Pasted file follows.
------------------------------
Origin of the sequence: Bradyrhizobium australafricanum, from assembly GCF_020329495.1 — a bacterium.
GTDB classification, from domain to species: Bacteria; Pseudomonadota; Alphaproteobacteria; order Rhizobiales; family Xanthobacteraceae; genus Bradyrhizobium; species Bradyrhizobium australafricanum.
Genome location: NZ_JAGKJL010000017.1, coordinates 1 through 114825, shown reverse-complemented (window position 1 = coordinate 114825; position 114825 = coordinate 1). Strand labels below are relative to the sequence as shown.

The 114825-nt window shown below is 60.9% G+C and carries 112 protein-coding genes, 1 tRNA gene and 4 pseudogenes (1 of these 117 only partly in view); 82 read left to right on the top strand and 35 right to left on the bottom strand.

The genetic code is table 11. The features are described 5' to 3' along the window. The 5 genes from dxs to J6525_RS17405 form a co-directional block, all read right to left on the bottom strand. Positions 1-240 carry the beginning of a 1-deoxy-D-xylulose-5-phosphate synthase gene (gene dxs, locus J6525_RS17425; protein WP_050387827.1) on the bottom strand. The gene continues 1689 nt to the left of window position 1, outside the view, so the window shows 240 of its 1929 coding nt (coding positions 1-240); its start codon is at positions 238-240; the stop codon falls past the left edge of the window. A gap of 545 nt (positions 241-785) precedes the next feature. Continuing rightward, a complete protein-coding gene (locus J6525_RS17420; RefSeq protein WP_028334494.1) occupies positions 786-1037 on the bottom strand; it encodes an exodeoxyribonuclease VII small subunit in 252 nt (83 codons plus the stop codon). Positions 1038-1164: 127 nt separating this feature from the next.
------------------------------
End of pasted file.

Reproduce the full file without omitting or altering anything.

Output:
Origin of the sequence: Bradyrhizobium australafricanum, from assembly GCF_020329495.1 — a bacterium.
GTDB classification, from domain to species: Bacteria; Pseudomonadota; Alphaproteobacteria; order Rhizobiales; family Xanthobacteraceae; genus Bradyrhizobium; species Bradyrhizobium australafricanum.
Genome location: NZ_JAGKJL010000017.1, coordinates 1 through 114825, shown reverse-complemented (window position 1 = coordinate 114825; position 114825 = coordinate 1). Strand labels below are relative to the sequence as shown.

The 114825-nt window shown below is 60.9% G+C and carries 112 protein-coding genes, 1 tRNA gene and 4 pseudogenes (1 of these 117 only partly in view); 82 read left to right on the top strand and 35 right to left on the bottom strand.

The genetic code is table 11. The features are described 5' to 3' along the window. The 5 genes from dxs to J6525_RS17405 form a co-directional block, all read right to left on the bottom strand. Positions 1-240 carry the beginning of a 1-deoxy-D-xylulose-5-phosphate synthase gene (gene dxs, locus J6525_RS17425; protein WP_050387827.1) on the bottom strand. The gene continues 1689 nt to the left of window position 1, outside the view, so the window shows 240 of its 1929 coding nt (coding positions 1-240); its start codon is at positions 238-240; the stop codon falls past the left edge of the window. A gap of 545 nt (positions 241-785) precedes the next feature. Continuing rightward, a complete protein-coding gene (locus J6525_RS17420; RefSeq protein WP_028334494.1) occupies positions 786-1037 on the bottom strand; it encodes an exodeoxyribonuclease VII small subunit in 252 nt (83 codons plus the stop codon). Positions 1038-1164: 127 nt separating this feature from the next.